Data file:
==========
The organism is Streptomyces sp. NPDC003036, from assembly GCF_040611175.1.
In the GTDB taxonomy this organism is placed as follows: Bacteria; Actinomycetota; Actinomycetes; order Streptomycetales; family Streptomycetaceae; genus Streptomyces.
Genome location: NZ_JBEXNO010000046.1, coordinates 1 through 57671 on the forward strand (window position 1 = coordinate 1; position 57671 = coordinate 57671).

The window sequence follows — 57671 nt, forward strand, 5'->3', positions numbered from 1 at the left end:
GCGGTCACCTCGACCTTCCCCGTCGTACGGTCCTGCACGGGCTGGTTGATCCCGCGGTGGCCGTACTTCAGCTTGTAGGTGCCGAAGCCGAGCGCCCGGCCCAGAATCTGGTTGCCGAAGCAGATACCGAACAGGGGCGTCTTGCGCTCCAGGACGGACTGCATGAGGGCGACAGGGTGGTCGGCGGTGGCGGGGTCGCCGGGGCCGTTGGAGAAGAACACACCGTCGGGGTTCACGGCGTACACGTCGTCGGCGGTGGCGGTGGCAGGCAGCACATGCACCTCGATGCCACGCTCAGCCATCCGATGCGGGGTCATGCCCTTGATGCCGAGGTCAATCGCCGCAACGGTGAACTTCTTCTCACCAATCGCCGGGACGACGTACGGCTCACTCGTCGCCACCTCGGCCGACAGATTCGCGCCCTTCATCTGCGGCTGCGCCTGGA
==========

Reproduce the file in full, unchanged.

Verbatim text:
The organism is Streptomyces sp. NPDC003036, from assembly GCF_040611175.1.
In the GTDB taxonomy this organism is placed as follows: Bacteria; Actinomycetota; Actinomycetes; order Streptomycetales; family Streptomycetaceae; genus Streptomyces.
Genome location: NZ_JBEXNO010000046.1, coordinates 1 through 57671 on the forward strand (window position 1 = coordinate 1; position 57671 = coordinate 57671).

The window sequence follows — 57671 nt, forward strand, 5'->3', positions numbered from 1 at the left end:
GCGGTCACCTCGACCTTCCCCGTCGTACGGTCCTGCACGGGCTGGTTGATCCCGCGGTGGCCGTACTTCAGCTTGTAGGTGCCGAAGCCGAGCGCCCGGCCCAGAATCTGGTTGCCGAAGCAGATACCGAACAGGGGCGTCTTGCGCTCCAGGACGGACTGCATGAGGGCGACAGGGTGGTCGGCGGTGGCGGGGTCGCCGGGGCCGTTGGAGAAGAACACACCGTCGGGGTTCACGGCGTACACGTCGTCGGCGGTGGCGGTGGCAGGCAGCACATGCACCTCGATGCCACGCTCAGCCATCCGATGCGGGGTCATGCCCTTGATGCCGAGGTCAATCGCCGCAACGGTGAACTTCTTCTCACCAATCGCCGGGACGACGTACGGCTCACTCGTCGCCACCTCGGCCGACAGATTCGCGCCCTTCATCTGCGGCTGCGCCTGGA